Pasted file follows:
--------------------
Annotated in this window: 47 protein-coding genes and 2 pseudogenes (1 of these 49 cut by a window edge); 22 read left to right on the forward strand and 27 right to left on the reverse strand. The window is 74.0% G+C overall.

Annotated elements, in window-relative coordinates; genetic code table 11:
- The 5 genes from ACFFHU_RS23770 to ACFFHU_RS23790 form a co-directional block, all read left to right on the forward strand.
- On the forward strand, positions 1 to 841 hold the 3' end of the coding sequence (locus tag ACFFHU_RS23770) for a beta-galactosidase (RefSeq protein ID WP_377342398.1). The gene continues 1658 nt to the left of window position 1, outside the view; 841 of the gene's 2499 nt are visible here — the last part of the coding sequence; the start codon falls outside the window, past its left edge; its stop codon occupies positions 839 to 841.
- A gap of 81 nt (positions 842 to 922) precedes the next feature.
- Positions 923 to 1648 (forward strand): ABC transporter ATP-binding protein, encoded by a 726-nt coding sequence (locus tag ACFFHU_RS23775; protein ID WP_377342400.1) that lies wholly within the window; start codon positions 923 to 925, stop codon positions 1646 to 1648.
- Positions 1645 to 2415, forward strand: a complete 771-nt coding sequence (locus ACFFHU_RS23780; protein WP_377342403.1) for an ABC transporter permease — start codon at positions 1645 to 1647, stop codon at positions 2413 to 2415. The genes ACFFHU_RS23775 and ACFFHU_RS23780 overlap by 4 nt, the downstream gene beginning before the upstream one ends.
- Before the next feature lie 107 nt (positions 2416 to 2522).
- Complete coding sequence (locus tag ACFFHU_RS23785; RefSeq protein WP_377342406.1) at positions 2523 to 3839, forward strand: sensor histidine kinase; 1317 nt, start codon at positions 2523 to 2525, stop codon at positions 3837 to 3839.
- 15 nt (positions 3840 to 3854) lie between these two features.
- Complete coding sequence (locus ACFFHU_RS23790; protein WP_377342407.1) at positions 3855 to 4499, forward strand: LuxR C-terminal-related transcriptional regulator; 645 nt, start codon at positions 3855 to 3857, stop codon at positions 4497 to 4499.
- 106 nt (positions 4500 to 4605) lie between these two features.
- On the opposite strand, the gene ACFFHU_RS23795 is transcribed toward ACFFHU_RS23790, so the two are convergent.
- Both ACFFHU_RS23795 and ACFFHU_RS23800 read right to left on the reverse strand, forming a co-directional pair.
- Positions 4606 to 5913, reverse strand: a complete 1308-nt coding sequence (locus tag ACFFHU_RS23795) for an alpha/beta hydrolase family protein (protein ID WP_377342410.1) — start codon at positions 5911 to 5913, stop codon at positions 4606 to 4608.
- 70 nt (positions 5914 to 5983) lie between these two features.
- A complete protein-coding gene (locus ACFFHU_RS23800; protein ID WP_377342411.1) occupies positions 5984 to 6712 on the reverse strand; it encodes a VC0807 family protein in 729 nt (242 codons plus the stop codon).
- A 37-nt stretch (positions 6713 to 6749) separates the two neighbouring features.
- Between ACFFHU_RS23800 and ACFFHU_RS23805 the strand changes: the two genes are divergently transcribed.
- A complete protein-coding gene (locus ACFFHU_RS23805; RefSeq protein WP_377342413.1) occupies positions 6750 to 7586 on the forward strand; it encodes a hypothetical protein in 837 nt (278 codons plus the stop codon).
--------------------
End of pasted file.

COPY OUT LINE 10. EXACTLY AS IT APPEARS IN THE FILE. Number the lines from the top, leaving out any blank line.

- 15 nt (positions 3840 to 3854) lie between these two features.